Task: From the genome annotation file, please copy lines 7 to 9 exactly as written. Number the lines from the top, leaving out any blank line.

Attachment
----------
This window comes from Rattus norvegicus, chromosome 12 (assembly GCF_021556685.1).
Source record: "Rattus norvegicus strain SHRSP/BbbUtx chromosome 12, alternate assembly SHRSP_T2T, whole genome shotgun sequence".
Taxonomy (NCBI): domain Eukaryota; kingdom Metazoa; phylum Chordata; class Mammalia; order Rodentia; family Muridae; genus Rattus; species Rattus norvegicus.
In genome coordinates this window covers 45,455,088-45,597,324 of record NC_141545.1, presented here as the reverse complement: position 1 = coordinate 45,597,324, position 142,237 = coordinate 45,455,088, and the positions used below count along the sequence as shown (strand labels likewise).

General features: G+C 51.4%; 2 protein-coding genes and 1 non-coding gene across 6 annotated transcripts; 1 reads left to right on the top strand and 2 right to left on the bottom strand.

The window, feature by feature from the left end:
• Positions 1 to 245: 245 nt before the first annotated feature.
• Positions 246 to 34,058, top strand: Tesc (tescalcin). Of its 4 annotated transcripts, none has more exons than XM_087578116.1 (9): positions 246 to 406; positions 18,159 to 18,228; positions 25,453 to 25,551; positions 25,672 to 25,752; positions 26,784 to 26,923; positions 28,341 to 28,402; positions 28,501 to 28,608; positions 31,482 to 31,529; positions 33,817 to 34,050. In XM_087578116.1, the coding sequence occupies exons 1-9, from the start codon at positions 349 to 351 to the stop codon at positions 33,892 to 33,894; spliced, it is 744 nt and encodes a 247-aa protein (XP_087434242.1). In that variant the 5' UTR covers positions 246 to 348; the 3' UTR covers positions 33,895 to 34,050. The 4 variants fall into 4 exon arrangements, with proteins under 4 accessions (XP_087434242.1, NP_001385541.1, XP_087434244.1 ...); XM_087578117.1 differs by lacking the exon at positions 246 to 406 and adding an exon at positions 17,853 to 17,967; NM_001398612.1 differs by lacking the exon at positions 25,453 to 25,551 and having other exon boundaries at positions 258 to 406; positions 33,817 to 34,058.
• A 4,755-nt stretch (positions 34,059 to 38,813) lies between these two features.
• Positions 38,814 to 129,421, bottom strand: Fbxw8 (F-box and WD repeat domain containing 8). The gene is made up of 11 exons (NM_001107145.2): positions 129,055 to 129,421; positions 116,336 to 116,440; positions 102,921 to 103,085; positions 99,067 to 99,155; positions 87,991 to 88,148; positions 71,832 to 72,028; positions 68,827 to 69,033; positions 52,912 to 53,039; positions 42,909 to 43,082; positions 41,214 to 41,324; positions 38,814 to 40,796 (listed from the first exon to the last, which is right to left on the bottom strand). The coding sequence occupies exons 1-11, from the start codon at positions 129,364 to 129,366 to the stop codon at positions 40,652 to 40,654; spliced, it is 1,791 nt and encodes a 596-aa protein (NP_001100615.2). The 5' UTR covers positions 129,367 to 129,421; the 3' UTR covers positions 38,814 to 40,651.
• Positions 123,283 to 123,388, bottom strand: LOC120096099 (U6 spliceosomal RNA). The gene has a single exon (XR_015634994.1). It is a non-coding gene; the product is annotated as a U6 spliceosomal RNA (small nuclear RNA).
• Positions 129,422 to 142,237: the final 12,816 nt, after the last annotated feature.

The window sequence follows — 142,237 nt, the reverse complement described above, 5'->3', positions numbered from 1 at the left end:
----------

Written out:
• Positions 1 to 245: 245 nt before the first annotated feature.
• Positions 246 to 34,058, top strand: Tesc (tescalcin). Of its 4 annotated transcripts, none has more exons than XM_087578116.1 (9): positions 246 to 406; positions 18,159 to 18,228; positions 25,453 to 25,551; positions 25,672 to 25,752; positions 26,784 to 26,923; positions 28,341 to 28,402; positions 28,501 to 28,608; positions 31,482 to 31,529; positions 33,817 to 34,050. In XM_087578116.1, the coding sequence occupies exons 1-9, from the start codon at positions 349 to 351 to the stop codon at positions 33,892 to 33,894; spliced, it is 744 nt and encodes a 247-aa protein (XP_087434242.1). In that variant the 5' UTR covers positions 246 to 348; the 3' UTR covers positions 33,895 to 34,050. The 4 variants fall into 4 exon arrangements, with proteins under 4 accessions (XP_087434242.1, NP_001385541.1, XP_087434244.1 ...); XM_087578117.1 differs by lacking the exon at positions 246 to 406 and adding an exon at positions 17,853 to 17,967; NM_001398612.1 differs by lacking the exon at positions 25,453 to 25,551 and having other exon boundaries at positions 258 to 406; positions 33,817 to 34,058.
• A 4,755-nt stretch (positions 34,059 to 38,813) lies between these two features.